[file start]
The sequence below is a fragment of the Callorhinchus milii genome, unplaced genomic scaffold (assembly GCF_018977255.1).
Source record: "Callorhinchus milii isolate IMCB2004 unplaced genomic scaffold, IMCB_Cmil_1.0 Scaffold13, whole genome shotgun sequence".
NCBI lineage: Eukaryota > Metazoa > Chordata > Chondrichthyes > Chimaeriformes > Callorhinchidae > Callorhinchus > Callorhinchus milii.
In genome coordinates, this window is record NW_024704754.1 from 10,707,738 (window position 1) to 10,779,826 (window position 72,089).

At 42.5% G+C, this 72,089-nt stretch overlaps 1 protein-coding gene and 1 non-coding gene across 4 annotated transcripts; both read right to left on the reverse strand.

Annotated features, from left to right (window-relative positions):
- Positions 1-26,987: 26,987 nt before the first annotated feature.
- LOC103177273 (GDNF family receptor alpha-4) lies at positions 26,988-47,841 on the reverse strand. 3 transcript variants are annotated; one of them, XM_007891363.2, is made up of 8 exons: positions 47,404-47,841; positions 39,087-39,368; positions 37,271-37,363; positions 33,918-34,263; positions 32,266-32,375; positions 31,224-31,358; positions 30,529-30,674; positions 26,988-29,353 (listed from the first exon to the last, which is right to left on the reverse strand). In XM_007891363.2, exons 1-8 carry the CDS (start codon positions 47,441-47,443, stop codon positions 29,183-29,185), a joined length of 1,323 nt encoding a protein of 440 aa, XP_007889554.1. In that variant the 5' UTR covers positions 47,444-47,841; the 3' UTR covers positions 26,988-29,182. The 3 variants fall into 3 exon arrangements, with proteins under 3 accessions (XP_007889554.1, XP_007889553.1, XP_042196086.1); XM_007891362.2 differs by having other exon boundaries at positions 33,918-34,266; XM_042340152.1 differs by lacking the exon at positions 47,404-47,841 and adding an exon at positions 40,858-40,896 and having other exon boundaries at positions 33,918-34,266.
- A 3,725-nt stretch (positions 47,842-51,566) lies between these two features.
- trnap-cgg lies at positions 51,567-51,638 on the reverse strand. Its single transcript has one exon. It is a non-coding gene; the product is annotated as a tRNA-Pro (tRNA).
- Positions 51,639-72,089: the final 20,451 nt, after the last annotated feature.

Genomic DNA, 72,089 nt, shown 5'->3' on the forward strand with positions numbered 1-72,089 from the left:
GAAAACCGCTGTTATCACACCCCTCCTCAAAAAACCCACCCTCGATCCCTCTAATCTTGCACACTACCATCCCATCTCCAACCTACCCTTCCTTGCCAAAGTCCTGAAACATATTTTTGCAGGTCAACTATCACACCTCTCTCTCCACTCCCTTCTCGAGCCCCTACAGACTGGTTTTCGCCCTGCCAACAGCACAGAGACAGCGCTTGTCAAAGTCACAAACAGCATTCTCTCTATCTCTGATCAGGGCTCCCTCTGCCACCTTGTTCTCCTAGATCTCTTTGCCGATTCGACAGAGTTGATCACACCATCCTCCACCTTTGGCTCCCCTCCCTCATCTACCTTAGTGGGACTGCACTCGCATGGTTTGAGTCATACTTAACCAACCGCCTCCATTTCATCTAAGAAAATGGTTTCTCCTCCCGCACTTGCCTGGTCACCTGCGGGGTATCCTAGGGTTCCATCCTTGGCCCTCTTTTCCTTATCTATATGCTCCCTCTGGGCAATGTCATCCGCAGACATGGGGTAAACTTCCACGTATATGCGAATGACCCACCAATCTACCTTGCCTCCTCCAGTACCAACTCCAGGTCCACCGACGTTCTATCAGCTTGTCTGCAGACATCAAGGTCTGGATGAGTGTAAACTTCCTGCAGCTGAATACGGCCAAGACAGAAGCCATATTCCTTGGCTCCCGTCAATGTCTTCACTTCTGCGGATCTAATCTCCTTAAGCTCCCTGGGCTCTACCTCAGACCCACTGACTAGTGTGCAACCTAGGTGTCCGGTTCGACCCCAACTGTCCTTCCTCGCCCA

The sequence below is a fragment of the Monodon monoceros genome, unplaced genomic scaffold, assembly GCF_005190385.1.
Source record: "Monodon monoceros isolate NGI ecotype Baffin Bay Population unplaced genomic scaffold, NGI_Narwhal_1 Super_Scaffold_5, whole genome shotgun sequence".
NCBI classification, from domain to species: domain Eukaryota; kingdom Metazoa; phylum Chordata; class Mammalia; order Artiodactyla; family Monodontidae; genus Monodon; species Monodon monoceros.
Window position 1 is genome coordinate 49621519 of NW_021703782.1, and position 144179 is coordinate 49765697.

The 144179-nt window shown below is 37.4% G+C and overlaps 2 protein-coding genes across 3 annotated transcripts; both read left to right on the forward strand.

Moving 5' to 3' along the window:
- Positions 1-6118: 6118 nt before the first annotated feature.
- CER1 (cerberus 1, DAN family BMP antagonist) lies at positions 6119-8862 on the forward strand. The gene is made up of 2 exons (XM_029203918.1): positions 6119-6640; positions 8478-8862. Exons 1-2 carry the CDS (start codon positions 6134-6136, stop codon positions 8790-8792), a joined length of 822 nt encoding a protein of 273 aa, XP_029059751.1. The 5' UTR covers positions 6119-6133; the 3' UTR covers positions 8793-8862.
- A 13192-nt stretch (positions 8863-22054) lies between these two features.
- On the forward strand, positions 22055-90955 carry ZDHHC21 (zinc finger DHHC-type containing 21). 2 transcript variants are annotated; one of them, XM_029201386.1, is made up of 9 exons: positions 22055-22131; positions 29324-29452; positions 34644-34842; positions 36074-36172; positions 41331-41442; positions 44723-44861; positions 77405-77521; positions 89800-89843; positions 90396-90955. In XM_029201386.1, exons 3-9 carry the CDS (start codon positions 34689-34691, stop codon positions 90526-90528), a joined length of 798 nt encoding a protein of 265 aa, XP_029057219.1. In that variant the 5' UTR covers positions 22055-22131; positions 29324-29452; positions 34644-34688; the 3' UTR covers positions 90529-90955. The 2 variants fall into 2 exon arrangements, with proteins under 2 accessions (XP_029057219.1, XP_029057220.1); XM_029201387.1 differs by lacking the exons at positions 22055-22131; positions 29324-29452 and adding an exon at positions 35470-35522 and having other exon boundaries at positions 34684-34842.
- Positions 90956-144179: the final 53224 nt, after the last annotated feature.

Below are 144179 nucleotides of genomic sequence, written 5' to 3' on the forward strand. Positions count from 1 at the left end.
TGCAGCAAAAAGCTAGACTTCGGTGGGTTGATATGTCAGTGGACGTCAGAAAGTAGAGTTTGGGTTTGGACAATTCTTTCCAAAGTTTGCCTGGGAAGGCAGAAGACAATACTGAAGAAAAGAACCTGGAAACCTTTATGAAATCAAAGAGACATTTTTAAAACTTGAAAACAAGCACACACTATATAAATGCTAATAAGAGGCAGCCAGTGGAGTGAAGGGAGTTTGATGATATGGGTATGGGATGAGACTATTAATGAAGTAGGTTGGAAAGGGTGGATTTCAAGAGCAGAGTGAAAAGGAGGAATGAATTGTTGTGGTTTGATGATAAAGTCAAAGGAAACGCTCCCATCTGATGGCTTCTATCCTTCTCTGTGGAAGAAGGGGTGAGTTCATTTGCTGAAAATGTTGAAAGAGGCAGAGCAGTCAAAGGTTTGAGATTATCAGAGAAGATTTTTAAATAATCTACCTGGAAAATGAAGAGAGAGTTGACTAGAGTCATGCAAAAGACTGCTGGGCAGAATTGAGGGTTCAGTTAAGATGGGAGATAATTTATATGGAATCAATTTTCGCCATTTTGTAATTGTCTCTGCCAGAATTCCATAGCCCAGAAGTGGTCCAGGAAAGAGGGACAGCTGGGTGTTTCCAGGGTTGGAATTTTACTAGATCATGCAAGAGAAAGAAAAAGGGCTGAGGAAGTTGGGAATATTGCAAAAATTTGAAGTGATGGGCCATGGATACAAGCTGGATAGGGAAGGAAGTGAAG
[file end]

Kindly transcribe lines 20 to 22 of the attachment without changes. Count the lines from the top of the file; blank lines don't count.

- Positions 1-6118: 6118 nt before the first annotated feature.
- CER1 (cerberus 1, DAN family BMP antagonist) lies at positions 6119-8862 on the forward strand. The gene is made up of 2 exons (XM_029203918.1): positions 6119-6640; positions 8478-8862. Exons 1-2 carry the CDS (start codon positions 6134-6136, stop codon positions 8790-8792), a joined length of 822 nt encoding a protein of 273 aa, XP_029059751.1. The 5' UTR covers positions 6119-6133; the 3' UTR covers positions 8793-8862.
- A 13192-nt stretch (positions 8863-22054) lies between these two features.